I mainly work from home you see, and I frequently have important business calls interrupted by small children loudly announcing that “the dog is scooting her bum across the carpet right in front of the couch Dad! Oh – you’re on the phone. Sorry.”

Working from home does present challenges. I usually dial into our head office and have reception patch me through to my clients so that, based on call display information, they believe I’m actually at the office and not, in fact, sitting in my bathrobe, unshaven and scratching myself.

I sound like I’m at work until the dog barks, or I flush, or some other such announcement spoils my clever ruse.

I have even boldly made business calls while small children sit beside me, playing away on some website, only to have the mute button on their computer somehow un-mute and emit fart sounds, just as I’m discussing last quarter’s balance sheet with the CEO of a company I am courting.

“Excuse me!” I say as I launch into a spastic, thrashing-about dance to hit the mute button, shove a kid out of the office, mop up my spilled coffee, and try to make a prescient comment about cash flow.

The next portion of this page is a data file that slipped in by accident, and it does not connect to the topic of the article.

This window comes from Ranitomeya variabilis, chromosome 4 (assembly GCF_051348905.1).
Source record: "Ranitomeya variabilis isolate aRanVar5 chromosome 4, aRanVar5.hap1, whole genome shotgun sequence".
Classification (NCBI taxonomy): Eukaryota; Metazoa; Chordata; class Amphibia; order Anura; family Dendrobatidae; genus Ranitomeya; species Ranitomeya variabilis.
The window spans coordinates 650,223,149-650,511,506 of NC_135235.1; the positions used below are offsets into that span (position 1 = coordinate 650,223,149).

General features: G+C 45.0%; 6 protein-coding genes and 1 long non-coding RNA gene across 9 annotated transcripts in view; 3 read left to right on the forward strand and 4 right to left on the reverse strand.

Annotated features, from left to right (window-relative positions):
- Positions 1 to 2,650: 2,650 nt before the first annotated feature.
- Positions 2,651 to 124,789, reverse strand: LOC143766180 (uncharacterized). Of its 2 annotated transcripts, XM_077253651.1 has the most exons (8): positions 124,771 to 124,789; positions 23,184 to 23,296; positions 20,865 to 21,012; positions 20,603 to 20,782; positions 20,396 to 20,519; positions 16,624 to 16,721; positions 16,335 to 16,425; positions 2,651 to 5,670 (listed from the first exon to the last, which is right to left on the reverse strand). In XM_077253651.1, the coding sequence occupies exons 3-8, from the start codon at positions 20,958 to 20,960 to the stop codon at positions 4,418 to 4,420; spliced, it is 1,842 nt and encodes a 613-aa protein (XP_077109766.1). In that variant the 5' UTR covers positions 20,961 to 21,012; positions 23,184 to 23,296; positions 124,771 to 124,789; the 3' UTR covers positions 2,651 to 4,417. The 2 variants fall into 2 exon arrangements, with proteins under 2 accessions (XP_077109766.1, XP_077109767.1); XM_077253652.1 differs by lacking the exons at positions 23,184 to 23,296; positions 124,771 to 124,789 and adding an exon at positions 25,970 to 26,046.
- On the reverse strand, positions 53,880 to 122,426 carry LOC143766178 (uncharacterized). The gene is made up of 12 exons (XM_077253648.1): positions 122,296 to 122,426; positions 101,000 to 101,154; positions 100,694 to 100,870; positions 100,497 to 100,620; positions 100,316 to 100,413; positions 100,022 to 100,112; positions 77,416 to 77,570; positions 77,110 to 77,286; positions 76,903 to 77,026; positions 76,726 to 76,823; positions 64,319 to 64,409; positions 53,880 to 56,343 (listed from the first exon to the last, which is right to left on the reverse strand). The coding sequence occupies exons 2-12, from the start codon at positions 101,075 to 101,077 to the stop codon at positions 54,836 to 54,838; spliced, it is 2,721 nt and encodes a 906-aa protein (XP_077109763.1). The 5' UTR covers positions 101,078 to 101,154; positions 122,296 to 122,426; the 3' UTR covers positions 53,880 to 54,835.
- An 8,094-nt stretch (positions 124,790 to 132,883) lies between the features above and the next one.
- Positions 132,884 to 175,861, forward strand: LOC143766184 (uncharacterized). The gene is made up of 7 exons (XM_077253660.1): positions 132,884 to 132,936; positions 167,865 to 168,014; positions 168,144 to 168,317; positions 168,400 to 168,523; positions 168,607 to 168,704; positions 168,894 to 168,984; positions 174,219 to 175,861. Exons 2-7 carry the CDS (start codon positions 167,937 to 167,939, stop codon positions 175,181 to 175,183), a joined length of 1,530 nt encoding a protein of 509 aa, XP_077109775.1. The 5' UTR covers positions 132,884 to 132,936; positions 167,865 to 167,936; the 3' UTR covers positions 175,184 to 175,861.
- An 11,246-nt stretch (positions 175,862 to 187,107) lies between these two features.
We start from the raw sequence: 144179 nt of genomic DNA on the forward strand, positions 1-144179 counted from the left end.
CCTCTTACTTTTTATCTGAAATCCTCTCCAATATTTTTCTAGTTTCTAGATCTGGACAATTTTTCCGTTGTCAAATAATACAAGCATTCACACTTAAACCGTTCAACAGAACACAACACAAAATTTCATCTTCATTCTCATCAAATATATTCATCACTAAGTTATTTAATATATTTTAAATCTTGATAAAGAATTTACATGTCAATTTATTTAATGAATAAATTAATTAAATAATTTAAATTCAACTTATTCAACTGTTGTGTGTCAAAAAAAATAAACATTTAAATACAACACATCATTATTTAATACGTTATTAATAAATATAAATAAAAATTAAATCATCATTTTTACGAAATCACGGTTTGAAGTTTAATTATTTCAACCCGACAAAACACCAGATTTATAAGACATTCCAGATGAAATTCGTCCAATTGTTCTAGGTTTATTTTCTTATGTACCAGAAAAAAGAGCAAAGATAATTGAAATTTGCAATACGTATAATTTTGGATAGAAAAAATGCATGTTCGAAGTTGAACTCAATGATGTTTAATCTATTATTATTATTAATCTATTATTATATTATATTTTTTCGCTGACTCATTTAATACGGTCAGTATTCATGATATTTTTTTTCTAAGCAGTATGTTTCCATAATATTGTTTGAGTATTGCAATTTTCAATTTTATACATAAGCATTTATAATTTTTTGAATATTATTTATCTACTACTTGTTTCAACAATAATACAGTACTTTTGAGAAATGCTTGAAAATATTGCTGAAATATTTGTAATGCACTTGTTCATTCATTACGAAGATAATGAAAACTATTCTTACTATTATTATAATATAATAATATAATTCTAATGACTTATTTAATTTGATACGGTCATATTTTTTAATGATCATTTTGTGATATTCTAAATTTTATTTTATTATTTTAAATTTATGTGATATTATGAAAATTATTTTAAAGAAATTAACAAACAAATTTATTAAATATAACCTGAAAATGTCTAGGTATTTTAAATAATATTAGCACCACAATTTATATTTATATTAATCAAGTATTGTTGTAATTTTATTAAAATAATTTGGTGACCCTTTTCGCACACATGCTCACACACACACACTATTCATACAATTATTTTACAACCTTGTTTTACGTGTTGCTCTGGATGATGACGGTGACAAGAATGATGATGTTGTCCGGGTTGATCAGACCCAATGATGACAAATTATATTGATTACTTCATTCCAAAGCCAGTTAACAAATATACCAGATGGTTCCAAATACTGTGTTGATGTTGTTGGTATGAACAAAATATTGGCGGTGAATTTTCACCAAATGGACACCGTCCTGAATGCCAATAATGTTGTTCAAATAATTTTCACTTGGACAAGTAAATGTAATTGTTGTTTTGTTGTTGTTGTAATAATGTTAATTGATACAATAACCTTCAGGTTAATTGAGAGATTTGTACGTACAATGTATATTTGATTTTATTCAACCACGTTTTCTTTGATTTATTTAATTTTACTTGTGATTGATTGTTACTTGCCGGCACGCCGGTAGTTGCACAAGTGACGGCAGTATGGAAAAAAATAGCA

This recovery procedure involves a certain amount of coordination, something which will come in handy for my second resolution - putting on footwear that will give me some grip in the snow when I let the dog out.

I currently just wear slippers, which do not provide claw-like traction, I beg to inform you.

Yesterday, in fact, I did a rather spectacular vertical hurtle, plummeting from my usual lofty 6 foot 3 inch height to a much lower and horizontal one, in a scant hundredth of a second. I departed from perpendicularity with such speed that I did not even have time to say to myself “Careful dude, this is slippery.” I only got as far as “Ca…”